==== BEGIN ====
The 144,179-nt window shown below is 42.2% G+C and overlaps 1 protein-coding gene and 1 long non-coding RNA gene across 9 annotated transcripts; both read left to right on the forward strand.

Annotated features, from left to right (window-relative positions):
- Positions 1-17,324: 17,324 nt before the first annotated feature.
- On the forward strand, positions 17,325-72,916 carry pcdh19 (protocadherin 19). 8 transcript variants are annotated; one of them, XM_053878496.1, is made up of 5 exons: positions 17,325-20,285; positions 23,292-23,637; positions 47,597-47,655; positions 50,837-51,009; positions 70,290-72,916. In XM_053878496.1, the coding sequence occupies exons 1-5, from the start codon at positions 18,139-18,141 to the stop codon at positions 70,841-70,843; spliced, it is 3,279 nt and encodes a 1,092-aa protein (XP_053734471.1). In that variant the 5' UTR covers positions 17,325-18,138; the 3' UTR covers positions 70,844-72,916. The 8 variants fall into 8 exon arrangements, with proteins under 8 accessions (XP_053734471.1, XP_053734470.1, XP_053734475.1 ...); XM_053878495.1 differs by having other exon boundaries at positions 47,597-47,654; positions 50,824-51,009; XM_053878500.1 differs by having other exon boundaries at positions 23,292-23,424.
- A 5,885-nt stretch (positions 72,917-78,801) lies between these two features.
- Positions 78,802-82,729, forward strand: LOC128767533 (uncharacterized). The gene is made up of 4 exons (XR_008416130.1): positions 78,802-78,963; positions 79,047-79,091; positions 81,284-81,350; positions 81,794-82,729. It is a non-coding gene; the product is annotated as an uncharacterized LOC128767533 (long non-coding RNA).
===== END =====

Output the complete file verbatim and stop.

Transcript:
The 144,179-nt window shown below is 42.2% G+C and overlaps 1 protein-coding gene and 1 long non-coding RNA gene across 9 annotated transcripts; both read left to right on the forward strand.

Annotated features, from left to right (window-relative positions):
- Positions 1-17,324: 17,324 nt before the first annotated feature.
- On the forward strand, positions 17,325-72,916 carry pcdh19 (protocadherin 19). 8 transcript variants are annotated; one of them, XM_053878496.1, is made up of 5 exons: positions 17,325-20,285; positions 23,292-23,637; positions 47,597-47,655; positions 50,837-51,009; positions 70,290-72,916. In XM_053878496.1, the coding sequence occupies exons 1-5, from the start codon at positions 18,139-18,141 to the stop codon at positions 70,841-70,843; spliced, it is 3,279 nt and encodes a 1,092-aa protein (XP_053734471.1). In that variant the 5' UTR covers positions 17,325-18,138; the 3' UTR covers positions 70,844-72,916. The 8 variants fall into 8 exon arrangements, with proteins under 8 accessions (XP_053734471.1, XP_053734470.1, XP_053734475.1 ...); XM_053878495.1 differs by having other exon boundaries at positions 47,597-47,654; positions 50,824-51,009; XM_053878500.1 differs by having other exon boundaries at positions 23,292-23,424.
- A 5,885-nt stretch (positions 72,917-78,801) lies between these two features.
- Positions 78,802-82,729, forward strand: LOC128767533 (uncharacterized). The gene is made up of 4 exons (XR_008416130.1): positions 78,802-78,963; positions 79,047-79,091; positions 81,284-81,350; positions 81,794-82,729. It is a non-coding gene; the product is annotated as an uncharacterized LOC128767533 (long non-coding RNA).